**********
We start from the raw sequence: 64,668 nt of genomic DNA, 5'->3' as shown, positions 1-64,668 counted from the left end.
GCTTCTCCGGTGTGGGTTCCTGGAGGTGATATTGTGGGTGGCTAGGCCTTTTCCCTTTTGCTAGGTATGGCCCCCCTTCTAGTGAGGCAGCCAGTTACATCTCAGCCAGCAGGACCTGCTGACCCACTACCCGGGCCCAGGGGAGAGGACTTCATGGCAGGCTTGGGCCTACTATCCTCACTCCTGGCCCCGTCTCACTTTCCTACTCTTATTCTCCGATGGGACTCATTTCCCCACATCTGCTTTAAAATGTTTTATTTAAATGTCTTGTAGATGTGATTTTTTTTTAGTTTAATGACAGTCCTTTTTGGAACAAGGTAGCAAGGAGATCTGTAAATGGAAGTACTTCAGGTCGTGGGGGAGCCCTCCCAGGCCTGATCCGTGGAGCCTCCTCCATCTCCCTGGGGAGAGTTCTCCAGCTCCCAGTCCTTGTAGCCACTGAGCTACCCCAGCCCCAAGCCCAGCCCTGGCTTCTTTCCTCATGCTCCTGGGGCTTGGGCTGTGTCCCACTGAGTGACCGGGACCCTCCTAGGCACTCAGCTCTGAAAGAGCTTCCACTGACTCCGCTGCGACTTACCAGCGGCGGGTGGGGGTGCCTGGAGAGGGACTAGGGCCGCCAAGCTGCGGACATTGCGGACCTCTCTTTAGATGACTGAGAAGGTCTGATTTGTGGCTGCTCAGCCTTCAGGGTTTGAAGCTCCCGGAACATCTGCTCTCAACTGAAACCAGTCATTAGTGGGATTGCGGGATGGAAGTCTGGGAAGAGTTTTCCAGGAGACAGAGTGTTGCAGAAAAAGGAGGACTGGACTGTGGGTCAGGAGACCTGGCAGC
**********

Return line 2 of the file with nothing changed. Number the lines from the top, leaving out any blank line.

GCTTCTCCGGTGTGGGTTCCTGGAGGTGATATTGTGGGTGGCTAGGCCTTTTCCCTTTTGCTAGGTATGGCCCCCCTTCTAGTGAGGCAGCCAGTTACATCTCAGCCAGCAGGACCTGCTGACCCACTACCCGGGCCCAGGGGAGAGGACTTCATGGCAGGCTTGGGCCTACTATCCTCACTCCTGGCCCCGTCTCACTTTCCTACTCTTATTCTCCGATGGGACTCATTTCCCCACATCTGCTTTAAAATGTTTTATTTAAATGTCTTGTAGATGTGATTTTTTTTTAGTTTAATGACAGTCCTTTTTGGAACAAGGTAGCAAGGAGATCTGTAAATGGAAGTACTTCAGGTCGTGGGGGAGCCCTCCCAGGCCTGATCCGTGGAGCCTCCTCCATCTCCCTGGGGAGAGTTCTCCAGCTCCCAGTCCTTGTAGCCACTGAGCTACCCCAGCCCCAAGCCCAGCCCTGGCTTCTTTCCTCATGCTCCTGGGGCTTGGGCTGTGTCCCACTGAGTGACCGGGACCCTCCTAGGCACTCAGCTCTGAAAGAGCTTCCACTGACTCCGCTGCGACTTACCAGCGGCGGGTGGGGGTGCCTGGAGAGGGACTAGGGCCGCCAAGCTGCGGACATTGCGGACCTCTCTTTAGATGACTGAGAAGGTCTGATTTGTGGCTGCTCAGCCTTCAGGGTTTGAAGCTCCCGGAACATCTGCTCTCAACTGAAACCAGTCATTAGTGGGATTGCGGGATGGAAGTCTGGGAAGAGTTTTCCAGGAGACAGAGTGTTGCAGAAAAAGGAGGACTGGACTGTGGGTCAGGAGACCTGGCAGC